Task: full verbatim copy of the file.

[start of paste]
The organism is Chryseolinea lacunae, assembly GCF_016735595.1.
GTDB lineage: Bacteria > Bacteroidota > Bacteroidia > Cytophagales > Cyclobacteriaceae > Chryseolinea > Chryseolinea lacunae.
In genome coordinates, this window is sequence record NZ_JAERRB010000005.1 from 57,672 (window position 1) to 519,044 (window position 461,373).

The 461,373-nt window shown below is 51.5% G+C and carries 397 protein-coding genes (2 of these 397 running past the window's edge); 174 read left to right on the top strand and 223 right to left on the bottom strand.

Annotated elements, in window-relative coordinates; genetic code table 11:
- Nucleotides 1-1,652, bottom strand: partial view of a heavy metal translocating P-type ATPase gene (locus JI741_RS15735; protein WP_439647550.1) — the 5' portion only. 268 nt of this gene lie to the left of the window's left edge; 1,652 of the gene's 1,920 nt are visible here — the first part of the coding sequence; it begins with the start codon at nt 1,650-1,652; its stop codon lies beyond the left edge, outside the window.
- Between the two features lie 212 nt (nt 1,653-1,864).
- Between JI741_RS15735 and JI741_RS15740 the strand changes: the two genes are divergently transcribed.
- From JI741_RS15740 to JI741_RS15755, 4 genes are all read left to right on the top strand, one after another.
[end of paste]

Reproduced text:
The organism is Chryseolinea lacunae, assembly GCF_016735595.1.
GTDB lineage: Bacteria > Bacteroidota > Bacteroidia > Cytophagales > Cyclobacteriaceae > Chryseolinea > Chryseolinea lacunae.
In genome coordinates, this window is sequence record NZ_JAERRB010000005.1 from 57,672 (window position 1) to 519,044 (window position 461,373).

The 461,373-nt window shown below is 51.5% G+C and carries 397 protein-coding genes (2 of these 397 running past the window's edge); 174 read left to right on the top strand and 223 right to left on the bottom strand.

Annotated elements, in window-relative coordinates; genetic code table 11:
- Nucleotides 1-1,652, bottom strand: partial view of a heavy metal translocating P-type ATPase gene (locus JI741_RS15735; protein WP_439647550.1) — the 5' portion only. 268 nt of this gene lie to the left of the window's left edge; 1,652 of the gene's 1,920 nt are visible here — the first part of the coding sequence; it begins with the start codon at nt 1,650-1,652; its stop codon lies beyond the left edge, outside the window.
- Between the two features lie 212 nt (nt 1,653-1,864).
- Between JI741_RS15735 and JI741_RS15740 the strand changes: the two genes are divergently transcribed.
- From JI741_RS15740 to JI741_RS15755, 4 genes are all read left to right on the top strand, one after another.